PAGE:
Much has been written about the ‘Greatest Generation’, and I think the story of the crew of the Mairzy Doats does nothing to diminish that label. From discussion with descendants and/or relatives of the crew, these flyers also lived up to the expectation of not talking about their war exploits.
One thing that surprised me was the lack of interaction of the crew after the war. What interaction that did occur only lasted for a brief period of time. The emphasis after the war seemed to be to move on with career and family.
In the case of Maynard Jones, he met his future wife after the war and soon found himself being in medical school and in fatherhood. His wife, B. Lou, appeared disinterested in Maynard’s wartime service. In some sense, she seemed to have more interest in her father’s World War I service, even though her father never actually saw combat in that conflict. I suspect her attitude was reflective of the times.
Another point of interest is the differentiation of enlisted crewmembers vs. officers. Certainly, the training was separate, but so were the accommodations, meals, segregation on the plane, and separate POW camps. The enlisted prisoners of war were liable to being forced to work at their camps while officers were not. Even amongst the mothers and wives of the crew, letters after September 27 were mostly between families of the officers. Part of that discrepancy may have been the unavailability of addresses of all crewmembers.
The period of time between the downing of the Mairzy Doats and notification of next of kin of capture or death is something that is impossible to imagine now. That the families lived in a ‘shadow’ for weeks and months with some manner of acceptance and inevitability is also something that would be difficult to envision now.
Given the large scale and severity of wartime actions and the reputation of Hitler and the Nazis, it also seems remarkable that the International Red Cross could deliver mail and packages to the prisoners of war in Germany and to deliver their letters to families back in the United States. It is also so very fortunate that with few exceptions the POWs of the Stalags were not killed before their liberation as were the inmates of the concentration camps. I do think the professionalism of the German military (excluding the SS) would have prevented such an outcome.
While the main focus of this manuscript has been Maynard L. Jones, it is apparent that his story would be incomplete without inclusion of the stories of other crewmembers of the Mairzy Doats. One would like to know more about Ed Hautman’s ill-conceived buzzing of his parent’s house and the circumstances of his death. Carroll Snidow’s about his quizzing Ed Hautman at the time of the order to abandon the Mairzy Doats is interesting as his questioning suggests that the plane might not have been doomed so immediately as to require to order to ‘abandon ship’. The actions of Orvel Howe seem heroic at the time of the Mairzy Doats abandonment, but perhaps the actions of the others were just as heroic but unrecognized.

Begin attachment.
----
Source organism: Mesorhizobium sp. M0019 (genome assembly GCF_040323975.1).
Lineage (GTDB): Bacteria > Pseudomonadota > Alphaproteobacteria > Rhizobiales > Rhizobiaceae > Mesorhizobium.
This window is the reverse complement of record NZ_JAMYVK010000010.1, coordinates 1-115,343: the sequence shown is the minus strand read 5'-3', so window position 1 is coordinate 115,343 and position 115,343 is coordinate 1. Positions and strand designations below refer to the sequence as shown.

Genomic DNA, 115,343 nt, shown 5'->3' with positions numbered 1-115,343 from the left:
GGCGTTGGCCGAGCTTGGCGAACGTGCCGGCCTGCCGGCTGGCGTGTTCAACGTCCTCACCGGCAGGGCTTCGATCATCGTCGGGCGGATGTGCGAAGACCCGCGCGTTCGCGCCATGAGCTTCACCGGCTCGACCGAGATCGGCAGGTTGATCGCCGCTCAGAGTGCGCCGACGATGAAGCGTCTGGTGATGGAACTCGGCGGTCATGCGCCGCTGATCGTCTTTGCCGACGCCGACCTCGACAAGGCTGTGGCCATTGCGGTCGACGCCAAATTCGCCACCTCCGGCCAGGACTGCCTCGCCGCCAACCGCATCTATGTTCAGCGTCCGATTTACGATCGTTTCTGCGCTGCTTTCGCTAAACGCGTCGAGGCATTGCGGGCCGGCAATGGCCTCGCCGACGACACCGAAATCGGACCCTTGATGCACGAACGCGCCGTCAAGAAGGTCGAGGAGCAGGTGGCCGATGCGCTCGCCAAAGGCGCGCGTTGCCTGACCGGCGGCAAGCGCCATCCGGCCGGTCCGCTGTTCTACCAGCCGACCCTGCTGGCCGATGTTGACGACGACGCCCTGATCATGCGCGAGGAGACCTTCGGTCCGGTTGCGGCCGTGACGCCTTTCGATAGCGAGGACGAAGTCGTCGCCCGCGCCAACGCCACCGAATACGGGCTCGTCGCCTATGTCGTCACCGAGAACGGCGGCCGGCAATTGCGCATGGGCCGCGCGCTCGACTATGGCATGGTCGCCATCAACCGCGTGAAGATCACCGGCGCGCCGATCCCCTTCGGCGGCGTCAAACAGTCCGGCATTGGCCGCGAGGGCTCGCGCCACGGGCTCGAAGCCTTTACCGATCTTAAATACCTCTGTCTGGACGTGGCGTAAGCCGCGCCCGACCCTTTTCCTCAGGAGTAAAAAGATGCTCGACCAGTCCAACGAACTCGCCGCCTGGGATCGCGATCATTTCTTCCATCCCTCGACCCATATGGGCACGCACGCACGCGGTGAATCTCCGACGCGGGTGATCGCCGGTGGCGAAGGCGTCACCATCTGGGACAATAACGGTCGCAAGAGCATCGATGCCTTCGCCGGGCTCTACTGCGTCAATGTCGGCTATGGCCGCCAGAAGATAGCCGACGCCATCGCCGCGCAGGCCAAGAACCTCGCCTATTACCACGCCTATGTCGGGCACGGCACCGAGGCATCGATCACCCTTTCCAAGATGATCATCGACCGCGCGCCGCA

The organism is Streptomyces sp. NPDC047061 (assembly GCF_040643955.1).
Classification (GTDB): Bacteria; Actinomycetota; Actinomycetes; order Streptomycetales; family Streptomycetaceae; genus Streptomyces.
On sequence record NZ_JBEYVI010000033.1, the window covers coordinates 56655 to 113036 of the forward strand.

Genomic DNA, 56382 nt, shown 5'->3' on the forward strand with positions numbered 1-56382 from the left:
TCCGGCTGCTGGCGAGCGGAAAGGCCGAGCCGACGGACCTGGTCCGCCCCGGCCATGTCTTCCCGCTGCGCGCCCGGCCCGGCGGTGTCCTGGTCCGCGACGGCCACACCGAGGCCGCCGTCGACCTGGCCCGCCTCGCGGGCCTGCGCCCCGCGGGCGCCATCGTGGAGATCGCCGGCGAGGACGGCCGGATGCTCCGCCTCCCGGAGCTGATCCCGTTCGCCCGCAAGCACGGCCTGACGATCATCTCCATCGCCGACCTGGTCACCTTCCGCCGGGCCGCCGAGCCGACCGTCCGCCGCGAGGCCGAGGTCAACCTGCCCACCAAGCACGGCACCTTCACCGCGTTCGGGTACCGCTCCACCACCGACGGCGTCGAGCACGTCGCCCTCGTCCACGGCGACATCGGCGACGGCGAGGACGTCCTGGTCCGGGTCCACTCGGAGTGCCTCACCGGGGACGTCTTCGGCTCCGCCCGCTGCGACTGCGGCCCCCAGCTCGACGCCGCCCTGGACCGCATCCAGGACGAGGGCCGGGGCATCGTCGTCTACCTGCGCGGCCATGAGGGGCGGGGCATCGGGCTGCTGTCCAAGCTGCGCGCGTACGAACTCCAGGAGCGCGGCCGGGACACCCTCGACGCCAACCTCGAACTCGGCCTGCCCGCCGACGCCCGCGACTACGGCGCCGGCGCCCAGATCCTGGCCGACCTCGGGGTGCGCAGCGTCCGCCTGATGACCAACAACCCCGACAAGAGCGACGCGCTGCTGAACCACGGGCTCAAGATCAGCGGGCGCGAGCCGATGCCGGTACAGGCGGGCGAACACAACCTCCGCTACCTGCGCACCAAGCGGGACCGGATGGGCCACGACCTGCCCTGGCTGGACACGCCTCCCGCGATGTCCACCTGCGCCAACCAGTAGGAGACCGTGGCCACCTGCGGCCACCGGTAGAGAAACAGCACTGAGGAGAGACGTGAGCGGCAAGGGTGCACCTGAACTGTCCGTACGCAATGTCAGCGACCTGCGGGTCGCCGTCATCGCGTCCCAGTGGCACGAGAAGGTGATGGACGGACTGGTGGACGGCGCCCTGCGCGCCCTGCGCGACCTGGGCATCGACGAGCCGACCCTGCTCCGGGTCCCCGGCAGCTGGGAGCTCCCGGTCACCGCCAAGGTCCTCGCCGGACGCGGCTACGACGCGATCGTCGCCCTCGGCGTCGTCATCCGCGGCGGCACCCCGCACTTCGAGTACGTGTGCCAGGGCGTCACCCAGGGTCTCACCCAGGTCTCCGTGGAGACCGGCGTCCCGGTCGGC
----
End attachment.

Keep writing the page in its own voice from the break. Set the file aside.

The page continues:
It seems important to me that these men and their families be remembered for their services to the United States, the strengths of their spirits in the face of adversity and uncertainty, and their sacrifices on behalf of then current and future generations.
It is also clear that details will continue to be discovered about the crew of the Mairzy Doats.
For further information about the Kassel mission, I would recommend that the website of the Kassel Mission Historical Society would be a good place to start at www. kasselmission.org.
As I mentioned in the introduction, I apologize for any inaccuracies in trying to relate the stories of the crew of the Mairzy Doats and their families. I have tried to tell their stories in an objective manner, relying on documents and not trying to speculate. It was never my intention to besmirch the memory or actions of anyone; any perception is regretted.
Craig R. Garrett, COL, USA (retired)